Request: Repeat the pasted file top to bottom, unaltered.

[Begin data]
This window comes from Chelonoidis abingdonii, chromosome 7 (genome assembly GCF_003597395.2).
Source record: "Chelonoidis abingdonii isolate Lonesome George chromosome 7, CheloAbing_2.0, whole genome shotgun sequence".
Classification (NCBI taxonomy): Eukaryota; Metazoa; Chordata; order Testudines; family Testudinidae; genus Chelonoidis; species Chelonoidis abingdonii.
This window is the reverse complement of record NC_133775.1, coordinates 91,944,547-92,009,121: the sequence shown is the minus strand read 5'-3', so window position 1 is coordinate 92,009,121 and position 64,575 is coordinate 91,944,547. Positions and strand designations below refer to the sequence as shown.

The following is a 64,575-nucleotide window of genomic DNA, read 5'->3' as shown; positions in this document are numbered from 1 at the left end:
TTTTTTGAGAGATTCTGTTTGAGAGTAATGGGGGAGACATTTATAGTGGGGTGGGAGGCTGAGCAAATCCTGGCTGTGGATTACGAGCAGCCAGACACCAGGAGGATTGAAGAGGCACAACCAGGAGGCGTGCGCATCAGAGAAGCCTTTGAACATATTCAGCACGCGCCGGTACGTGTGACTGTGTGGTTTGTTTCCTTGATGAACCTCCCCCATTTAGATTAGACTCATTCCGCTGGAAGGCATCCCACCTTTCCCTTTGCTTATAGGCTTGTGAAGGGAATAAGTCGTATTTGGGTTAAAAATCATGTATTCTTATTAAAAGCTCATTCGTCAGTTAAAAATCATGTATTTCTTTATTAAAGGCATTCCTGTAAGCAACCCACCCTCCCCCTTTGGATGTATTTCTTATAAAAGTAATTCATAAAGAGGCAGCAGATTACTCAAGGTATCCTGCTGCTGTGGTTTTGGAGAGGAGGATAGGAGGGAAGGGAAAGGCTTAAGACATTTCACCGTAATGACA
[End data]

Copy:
This window comes from Chelonoidis abingdonii, chromosome 7 (genome assembly GCF_003597395.2).
Source record: "Chelonoidis abingdonii isolate Lonesome George chromosome 7, CheloAbing_2.0, whole genome shotgun sequence".
Classification (NCBI taxonomy): Eukaryota; Metazoa; Chordata; order Testudines; family Testudinidae; genus Chelonoidis; species Chelonoidis abingdonii.
This window is the reverse complement of record NC_133775.1, coordinates 91,944,547-92,009,121: the sequence shown is the minus strand read 5'-3', so window position 1 is coordinate 92,009,121 and position 64,575 is coordinate 91,944,547. Positions and strand designations below refer to the sequence as shown.

The following is a 64,575-nucleotide window of genomic DNA, read 5'->3' as shown; positions in this document are numbered from 1 at the left end:
TTTTTTGAGAGATTCTGTTTGAGAGTAATGGGGGAGACATTTATAGTGGGGTGGGAGGCTGAGCAAATCCTGGCTGTGGATTACGAGCAGCCAGACACCAGGAGGATTGAAGAGGCACAACCAGGAGGCGTGCGCATCAGAGAAGCCTTTGAACATATTCAGCACGCGCCGGTACGTGTGACTGTGTGGTTTGTTTCCTTGATGAACCTCCCCCATTTAGATTAGACTCATTCCGCTGGAAGGCATCCCACCTTTCCCTTTGCTTATAGGCTTGTGAAGGGAATAAGTCGTATTTGGGTTAAAAATCATGTATTCTTATTAAAAGCTCATTCGTCAGTTAAAAATCATGTATTTCTTTATTAAAGGCATTCCTGTAAGCAACCCACCCTCCCCCTTTGGATGTATTTCTTATAAAAGTAATTCATAAAGAGGCAGCAGATTACTCAAGGTATCCTGCTGCTGTGGTTTTGGAGAGGAGGATAGGAGGGAAGGGAAAGGCTTAAGACATTTCACCGTAATGACA